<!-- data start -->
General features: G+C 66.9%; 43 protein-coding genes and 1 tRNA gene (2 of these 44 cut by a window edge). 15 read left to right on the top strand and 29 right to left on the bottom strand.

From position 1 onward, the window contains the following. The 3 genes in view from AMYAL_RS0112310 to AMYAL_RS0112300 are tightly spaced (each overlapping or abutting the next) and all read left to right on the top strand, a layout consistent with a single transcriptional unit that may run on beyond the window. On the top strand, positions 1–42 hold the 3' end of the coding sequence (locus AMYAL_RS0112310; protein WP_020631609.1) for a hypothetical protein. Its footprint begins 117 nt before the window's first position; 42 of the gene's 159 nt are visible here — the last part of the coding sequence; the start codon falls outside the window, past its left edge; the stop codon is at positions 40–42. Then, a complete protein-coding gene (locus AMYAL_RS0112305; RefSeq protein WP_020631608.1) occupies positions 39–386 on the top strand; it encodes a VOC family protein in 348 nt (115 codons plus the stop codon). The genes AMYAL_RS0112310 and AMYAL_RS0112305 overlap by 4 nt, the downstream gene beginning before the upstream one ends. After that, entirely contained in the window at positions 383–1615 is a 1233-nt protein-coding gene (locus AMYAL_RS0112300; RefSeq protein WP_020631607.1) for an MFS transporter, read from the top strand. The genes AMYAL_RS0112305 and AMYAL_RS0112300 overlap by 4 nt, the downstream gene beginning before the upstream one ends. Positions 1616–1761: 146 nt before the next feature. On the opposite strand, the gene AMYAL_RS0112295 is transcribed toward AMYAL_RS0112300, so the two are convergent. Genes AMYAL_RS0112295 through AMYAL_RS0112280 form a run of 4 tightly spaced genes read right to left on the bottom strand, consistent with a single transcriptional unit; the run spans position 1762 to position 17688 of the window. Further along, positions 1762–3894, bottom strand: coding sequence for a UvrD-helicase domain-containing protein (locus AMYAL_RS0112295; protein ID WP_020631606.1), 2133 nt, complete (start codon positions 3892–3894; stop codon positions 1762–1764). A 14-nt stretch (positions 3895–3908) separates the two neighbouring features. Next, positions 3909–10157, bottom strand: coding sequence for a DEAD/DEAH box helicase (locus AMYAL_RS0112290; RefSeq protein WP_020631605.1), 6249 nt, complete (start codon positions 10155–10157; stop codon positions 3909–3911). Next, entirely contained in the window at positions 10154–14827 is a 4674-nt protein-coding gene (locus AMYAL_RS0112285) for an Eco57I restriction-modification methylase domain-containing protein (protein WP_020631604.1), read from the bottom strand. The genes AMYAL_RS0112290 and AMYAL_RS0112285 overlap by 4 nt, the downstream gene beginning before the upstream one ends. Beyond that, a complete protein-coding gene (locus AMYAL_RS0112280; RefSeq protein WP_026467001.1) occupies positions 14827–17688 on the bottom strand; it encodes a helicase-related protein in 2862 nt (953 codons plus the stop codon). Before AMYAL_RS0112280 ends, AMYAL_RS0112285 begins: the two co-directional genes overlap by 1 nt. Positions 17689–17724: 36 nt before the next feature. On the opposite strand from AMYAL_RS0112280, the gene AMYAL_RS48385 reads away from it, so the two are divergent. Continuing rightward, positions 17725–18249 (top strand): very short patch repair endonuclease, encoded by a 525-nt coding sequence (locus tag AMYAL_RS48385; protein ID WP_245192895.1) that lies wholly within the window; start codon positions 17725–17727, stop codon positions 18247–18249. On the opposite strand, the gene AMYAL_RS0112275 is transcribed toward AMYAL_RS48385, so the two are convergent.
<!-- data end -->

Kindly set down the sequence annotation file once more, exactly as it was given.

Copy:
General features: G+C 66.9%; 43 protein-coding genes and 1 tRNA gene (2 of these 44 cut by a window edge). 15 read left to right on the top strand and 29 right to left on the bottom strand.

From position 1 onward, the window contains the following. The 3 genes in view from AMYAL_RS0112310 to AMYAL_RS0112300 are tightly spaced (each overlapping or abutting the next) and all read left to right on the top strand, a layout consistent with a single transcriptional unit that may run on beyond the window. On the top strand, positions 1–42 hold the 3' end of the coding sequence (locus AMYAL_RS0112310; protein WP_020631609.1) for a hypothetical protein. Its footprint begins 117 nt before the window's first position; 42 of the gene's 159 nt are visible here — the last part of the coding sequence; the start codon falls outside the window, past its left edge; the stop codon is at positions 40–42. Then, a complete protein-coding gene (locus AMYAL_RS0112305; RefSeq protein WP_020631608.1) occupies positions 39–386 on the top strand; it encodes a VOC family protein in 348 nt (115 codons plus the stop codon). The genes AMYAL_RS0112310 and AMYAL_RS0112305 overlap by 4 nt, the downstream gene beginning before the upstream one ends. After that, entirely contained in the window at positions 383–1615 is a 1233-nt protein-coding gene (locus AMYAL_RS0112300; RefSeq protein WP_020631607.1) for an MFS transporter, read from the top strand. The genes AMYAL_RS0112305 and AMYAL_RS0112300 overlap by 4 nt, the downstream gene beginning before the upstream one ends. Positions 1616–1761: 146 nt before the next feature. On the opposite strand, the gene AMYAL_RS0112295 is transcribed toward AMYAL_RS0112300, so the two are convergent. Genes AMYAL_RS0112295 through AMYAL_RS0112280 form a run of 4 tightly spaced genes read right to left on the bottom strand, consistent with a single transcriptional unit; the run spans position 1762 to position 17688 of the window. Further along, positions 1762–3894, bottom strand: coding sequence for a UvrD-helicase domain-containing protein (locus AMYAL_RS0112295; protein ID WP_020631606.1), 2133 nt, complete (start codon positions 3892–3894; stop codon positions 1762–1764). A 14-nt stretch (positions 3895–3908) separates the two neighbouring features. Next, positions 3909–10157, bottom strand: coding sequence for a DEAD/DEAH box helicase (locus AMYAL_RS0112290; RefSeq protein WP_020631605.1), 6249 nt, complete (start codon positions 10155–10157; stop codon positions 3909–3911). Next, entirely contained in the window at positions 10154–14827 is a 4674-nt protein-coding gene (locus AMYAL_RS0112285) for an Eco57I restriction-modification methylase domain-containing protein (protein WP_020631604.1), read from the bottom strand. The genes AMYAL_RS0112290 and AMYAL_RS0112285 overlap by 4 nt, the downstream gene beginning before the upstream one ends. Beyond that, a complete protein-coding gene (locus AMYAL_RS0112280; RefSeq protein WP_026467001.1) occupies positions 14827–17688 on the bottom strand; it encodes a helicase-related protein in 2862 nt (953 codons plus the stop codon). Before AMYAL_RS0112280 ends, AMYAL_RS0112285 begins: the two co-directional genes overlap by 1 nt. Positions 17689–17724: 36 nt before the next feature. On the opposite strand from AMYAL_RS0112280, the gene AMYAL_RS48385 reads away from it, so the two are divergent. Continuing rightward, positions 17725–18249 (top strand): very short patch repair endonuclease, encoded by a 525-nt coding sequence (locus tag AMYAL_RS48385; protein ID WP_245192895.1) that lies wholly within the window; start codon positions 17725–17727, stop codon positions 18247–18249. On the opposite strand, the gene AMYAL_RS0112275 is transcribed toward AMYAL_RS48385, so the two are convergent.